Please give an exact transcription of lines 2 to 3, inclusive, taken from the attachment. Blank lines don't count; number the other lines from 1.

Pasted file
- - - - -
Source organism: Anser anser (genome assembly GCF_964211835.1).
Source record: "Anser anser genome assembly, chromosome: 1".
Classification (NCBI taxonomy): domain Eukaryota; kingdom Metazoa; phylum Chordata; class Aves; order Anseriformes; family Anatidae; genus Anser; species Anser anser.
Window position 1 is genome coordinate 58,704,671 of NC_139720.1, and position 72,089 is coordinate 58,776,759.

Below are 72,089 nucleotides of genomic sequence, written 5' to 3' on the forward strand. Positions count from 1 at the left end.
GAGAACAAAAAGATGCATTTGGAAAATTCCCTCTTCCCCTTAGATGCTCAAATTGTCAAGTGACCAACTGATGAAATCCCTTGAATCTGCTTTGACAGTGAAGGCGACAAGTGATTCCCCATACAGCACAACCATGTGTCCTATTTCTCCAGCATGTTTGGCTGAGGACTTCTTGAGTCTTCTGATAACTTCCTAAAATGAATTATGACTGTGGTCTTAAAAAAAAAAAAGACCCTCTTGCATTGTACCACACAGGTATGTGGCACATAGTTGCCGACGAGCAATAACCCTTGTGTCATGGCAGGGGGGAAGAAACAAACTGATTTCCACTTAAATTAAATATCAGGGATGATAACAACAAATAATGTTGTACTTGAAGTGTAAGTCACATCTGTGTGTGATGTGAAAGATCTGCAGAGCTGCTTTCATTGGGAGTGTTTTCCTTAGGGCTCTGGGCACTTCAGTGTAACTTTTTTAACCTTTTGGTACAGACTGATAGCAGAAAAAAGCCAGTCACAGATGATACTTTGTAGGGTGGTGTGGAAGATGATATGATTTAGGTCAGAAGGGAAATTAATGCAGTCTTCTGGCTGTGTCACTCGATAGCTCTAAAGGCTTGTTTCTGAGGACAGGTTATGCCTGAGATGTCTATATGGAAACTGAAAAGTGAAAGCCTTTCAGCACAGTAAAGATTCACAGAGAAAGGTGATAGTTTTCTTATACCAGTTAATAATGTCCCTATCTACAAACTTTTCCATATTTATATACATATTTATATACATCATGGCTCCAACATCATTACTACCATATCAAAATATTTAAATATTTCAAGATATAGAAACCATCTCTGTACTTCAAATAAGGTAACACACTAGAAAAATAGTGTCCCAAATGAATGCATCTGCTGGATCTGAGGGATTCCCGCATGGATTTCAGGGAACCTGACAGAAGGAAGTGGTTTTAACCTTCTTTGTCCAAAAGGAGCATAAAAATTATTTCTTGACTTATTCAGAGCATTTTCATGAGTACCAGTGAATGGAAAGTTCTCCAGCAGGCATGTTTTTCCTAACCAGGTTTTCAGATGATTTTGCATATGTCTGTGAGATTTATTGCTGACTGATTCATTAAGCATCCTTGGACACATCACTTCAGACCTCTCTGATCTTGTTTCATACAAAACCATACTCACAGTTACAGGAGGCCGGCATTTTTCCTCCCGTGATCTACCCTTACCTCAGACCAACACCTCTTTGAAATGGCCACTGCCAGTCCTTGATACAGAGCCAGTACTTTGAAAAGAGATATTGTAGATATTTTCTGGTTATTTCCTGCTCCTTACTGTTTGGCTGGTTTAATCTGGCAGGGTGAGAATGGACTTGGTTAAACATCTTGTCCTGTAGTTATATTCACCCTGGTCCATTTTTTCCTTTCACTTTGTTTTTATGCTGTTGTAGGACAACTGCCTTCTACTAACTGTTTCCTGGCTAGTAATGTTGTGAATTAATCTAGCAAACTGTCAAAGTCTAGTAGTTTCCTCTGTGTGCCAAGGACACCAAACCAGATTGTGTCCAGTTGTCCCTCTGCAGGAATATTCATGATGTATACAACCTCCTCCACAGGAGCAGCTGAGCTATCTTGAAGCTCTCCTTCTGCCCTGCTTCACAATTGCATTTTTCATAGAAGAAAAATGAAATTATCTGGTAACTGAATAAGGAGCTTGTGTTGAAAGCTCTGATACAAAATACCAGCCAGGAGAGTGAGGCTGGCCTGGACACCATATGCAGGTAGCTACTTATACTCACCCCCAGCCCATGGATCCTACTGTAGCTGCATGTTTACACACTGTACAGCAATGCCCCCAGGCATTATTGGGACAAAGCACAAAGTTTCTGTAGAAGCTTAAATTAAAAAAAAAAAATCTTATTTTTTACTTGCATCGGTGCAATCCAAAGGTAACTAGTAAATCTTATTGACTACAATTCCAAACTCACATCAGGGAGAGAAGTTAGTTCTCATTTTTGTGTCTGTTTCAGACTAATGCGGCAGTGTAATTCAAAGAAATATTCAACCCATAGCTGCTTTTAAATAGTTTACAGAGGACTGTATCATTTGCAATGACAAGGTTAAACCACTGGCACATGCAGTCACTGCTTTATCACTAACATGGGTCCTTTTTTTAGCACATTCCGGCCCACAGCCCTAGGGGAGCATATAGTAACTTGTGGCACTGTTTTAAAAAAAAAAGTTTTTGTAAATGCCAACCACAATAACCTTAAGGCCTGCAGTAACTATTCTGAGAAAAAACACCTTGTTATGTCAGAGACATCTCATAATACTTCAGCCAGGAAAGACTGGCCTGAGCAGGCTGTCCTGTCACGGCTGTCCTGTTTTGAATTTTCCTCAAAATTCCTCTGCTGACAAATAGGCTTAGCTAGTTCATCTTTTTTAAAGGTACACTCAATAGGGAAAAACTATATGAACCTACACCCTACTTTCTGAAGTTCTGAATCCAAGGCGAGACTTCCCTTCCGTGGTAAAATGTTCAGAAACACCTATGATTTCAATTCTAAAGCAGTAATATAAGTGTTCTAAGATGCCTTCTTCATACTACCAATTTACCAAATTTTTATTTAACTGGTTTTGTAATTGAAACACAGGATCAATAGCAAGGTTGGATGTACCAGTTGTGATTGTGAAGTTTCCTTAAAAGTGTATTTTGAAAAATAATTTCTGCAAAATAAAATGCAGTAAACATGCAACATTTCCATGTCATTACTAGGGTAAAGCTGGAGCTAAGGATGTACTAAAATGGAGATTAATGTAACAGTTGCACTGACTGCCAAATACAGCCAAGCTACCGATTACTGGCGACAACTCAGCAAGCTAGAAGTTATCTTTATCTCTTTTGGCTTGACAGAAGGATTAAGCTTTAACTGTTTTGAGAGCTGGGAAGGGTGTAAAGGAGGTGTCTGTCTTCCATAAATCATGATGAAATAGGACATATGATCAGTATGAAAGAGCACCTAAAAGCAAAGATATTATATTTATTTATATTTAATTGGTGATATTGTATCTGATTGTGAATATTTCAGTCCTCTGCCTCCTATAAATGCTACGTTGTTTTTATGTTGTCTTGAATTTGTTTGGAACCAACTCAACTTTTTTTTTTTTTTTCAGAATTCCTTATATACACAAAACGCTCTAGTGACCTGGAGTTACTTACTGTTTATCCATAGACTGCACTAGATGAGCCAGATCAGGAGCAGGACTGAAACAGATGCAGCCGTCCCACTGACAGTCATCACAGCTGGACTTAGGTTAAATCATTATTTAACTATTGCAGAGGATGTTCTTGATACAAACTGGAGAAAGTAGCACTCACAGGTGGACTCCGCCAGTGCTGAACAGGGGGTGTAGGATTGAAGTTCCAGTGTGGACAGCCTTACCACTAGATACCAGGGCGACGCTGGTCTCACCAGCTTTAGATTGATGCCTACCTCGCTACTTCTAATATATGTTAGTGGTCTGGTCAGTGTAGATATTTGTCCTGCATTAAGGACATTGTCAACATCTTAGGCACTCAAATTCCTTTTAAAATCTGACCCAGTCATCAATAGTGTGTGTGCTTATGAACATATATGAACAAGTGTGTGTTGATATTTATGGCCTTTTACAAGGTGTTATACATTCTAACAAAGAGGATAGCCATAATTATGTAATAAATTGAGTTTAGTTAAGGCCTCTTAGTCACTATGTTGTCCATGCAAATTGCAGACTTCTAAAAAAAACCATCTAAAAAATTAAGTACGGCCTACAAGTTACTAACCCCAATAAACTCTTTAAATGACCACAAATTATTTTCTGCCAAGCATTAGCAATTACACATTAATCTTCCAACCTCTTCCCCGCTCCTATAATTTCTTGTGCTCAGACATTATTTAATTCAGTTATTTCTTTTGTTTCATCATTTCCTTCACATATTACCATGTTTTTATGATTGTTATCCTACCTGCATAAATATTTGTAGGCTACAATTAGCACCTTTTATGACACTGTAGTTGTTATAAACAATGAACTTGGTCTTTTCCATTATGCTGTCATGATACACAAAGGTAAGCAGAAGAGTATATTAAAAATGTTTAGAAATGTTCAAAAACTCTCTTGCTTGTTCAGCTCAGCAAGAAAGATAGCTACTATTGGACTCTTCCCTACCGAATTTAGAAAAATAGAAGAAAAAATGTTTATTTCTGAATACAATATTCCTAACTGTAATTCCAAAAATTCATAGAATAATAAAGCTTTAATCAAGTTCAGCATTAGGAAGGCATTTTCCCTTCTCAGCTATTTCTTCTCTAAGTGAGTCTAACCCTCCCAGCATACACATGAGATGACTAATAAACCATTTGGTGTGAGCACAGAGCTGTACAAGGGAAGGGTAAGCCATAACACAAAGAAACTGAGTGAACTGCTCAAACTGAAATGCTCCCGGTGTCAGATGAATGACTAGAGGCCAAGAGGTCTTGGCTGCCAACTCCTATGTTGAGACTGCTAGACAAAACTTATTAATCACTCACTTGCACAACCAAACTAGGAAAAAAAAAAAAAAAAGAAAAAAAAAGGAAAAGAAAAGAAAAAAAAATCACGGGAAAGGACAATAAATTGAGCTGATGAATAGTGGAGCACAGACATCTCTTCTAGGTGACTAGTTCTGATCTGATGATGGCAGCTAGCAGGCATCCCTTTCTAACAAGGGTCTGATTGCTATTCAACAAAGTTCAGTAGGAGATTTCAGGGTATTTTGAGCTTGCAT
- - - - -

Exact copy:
Source record: "Anser anser genome assembly, chromosome: 1".
Classification (NCBI taxonomy): domain Eukaryota; kingdom Metazoa; phylum Chordata; class Aves; order Anseriformes; family Anatidae; genus Anser; species Anser anser.